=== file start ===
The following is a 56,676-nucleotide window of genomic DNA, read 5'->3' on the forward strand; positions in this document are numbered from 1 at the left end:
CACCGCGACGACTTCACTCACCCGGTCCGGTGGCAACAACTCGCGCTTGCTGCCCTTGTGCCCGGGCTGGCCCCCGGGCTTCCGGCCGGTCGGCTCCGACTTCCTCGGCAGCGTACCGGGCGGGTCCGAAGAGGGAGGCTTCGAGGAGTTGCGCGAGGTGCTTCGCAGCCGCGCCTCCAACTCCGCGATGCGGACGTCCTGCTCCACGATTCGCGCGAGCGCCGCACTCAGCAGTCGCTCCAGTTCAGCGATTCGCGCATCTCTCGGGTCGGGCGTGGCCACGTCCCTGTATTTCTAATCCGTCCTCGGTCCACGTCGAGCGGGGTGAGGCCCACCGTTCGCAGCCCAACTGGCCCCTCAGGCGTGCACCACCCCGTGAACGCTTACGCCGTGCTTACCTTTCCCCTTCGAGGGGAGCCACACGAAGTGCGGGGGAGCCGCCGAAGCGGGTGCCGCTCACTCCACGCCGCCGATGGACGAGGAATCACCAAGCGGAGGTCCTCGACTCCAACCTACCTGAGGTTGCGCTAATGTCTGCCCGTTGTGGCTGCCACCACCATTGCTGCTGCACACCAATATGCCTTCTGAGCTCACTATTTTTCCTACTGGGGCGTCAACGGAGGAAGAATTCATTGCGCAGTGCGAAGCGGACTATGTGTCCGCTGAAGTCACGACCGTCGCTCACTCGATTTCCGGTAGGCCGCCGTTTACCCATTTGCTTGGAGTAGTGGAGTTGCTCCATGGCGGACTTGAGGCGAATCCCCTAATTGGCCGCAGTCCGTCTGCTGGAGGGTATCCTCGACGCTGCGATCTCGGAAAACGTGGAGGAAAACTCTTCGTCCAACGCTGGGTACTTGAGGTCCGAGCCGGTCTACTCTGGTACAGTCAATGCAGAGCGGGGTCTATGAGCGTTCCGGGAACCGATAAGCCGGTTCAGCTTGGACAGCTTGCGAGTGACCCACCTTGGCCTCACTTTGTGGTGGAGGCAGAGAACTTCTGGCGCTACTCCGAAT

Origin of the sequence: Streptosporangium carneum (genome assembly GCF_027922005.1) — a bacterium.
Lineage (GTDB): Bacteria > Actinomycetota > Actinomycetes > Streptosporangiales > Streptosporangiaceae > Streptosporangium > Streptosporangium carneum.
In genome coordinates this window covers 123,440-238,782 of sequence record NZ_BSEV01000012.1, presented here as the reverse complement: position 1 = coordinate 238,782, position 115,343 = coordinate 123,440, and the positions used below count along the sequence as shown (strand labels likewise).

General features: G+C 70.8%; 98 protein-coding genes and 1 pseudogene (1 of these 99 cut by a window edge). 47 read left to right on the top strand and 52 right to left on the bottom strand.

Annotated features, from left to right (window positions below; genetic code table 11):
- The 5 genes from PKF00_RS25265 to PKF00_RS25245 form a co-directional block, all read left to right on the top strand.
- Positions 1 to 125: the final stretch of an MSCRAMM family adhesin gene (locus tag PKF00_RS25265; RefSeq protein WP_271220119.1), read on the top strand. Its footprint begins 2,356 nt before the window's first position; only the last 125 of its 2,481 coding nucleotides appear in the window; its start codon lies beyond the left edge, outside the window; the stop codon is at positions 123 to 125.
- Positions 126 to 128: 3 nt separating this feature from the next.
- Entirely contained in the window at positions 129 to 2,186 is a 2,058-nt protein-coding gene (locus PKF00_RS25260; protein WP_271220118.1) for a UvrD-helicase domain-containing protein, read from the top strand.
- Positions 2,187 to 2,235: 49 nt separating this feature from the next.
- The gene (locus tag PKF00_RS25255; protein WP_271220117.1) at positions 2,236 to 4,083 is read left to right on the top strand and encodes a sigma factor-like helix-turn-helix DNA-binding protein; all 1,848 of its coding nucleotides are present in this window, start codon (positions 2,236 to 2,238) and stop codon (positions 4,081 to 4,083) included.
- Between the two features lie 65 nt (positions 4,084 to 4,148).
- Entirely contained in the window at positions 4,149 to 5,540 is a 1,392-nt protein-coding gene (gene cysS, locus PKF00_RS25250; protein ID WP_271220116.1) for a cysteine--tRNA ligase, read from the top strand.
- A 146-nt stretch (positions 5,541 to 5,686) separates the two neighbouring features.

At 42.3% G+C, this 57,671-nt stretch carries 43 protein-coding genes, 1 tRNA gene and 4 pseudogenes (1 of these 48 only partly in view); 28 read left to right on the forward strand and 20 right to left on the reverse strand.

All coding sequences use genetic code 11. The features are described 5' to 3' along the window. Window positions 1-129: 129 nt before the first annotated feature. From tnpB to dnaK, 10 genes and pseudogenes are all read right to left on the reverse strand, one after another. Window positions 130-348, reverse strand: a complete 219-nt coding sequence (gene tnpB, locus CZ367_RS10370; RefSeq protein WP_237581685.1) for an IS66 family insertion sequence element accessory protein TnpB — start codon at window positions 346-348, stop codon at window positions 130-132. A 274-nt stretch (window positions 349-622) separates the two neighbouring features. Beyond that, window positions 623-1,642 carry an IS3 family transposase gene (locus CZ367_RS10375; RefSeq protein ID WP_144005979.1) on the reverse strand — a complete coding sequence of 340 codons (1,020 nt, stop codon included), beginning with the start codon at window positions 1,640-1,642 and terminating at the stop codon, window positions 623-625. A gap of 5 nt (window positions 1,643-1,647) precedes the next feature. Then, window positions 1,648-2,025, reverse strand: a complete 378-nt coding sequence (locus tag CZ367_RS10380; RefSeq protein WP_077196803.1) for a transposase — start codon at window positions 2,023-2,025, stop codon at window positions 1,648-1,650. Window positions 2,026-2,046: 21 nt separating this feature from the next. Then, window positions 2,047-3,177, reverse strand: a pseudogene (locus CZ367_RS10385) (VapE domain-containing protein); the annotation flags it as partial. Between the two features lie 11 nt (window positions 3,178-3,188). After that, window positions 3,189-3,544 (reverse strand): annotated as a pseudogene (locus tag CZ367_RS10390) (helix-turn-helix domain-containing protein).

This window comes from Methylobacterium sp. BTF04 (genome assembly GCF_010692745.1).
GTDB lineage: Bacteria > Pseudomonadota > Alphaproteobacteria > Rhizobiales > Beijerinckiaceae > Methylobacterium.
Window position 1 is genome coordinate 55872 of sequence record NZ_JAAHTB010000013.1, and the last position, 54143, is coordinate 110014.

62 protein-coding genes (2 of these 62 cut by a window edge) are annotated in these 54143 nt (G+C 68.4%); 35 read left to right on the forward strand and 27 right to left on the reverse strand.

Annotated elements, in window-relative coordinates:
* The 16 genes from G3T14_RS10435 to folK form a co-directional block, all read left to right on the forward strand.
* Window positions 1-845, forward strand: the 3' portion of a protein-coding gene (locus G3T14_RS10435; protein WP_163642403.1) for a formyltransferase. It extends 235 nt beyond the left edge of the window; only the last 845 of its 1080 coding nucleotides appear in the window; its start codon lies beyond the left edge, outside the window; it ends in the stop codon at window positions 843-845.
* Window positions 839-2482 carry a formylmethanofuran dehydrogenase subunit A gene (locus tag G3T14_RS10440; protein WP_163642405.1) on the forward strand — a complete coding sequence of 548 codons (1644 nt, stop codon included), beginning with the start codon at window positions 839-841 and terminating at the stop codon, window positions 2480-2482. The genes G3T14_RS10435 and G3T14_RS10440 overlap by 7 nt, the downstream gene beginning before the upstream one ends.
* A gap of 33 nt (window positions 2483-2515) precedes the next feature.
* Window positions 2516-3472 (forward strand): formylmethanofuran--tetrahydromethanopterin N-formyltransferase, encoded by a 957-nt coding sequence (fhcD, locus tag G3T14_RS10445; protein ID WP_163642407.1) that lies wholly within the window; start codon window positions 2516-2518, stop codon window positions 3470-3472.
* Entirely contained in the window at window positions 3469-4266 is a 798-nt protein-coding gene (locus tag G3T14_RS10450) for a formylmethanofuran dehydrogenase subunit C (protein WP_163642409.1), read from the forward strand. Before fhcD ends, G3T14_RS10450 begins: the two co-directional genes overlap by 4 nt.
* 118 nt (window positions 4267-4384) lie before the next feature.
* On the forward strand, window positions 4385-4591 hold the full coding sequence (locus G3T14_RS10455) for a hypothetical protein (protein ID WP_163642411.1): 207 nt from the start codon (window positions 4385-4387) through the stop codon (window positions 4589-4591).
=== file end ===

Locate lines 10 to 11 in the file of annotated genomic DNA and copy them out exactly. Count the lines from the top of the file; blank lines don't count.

- Positions 126 to 128: 3 nt separating this feature from the next.
- Entirely contained in the window at positions 129 to 2,186 is a 2,058-nt protein-coding gene (locus PKF00_RS25260; protein WP_271220118.1) for a UvrD-helicase domain-containing protein, read from the top strand.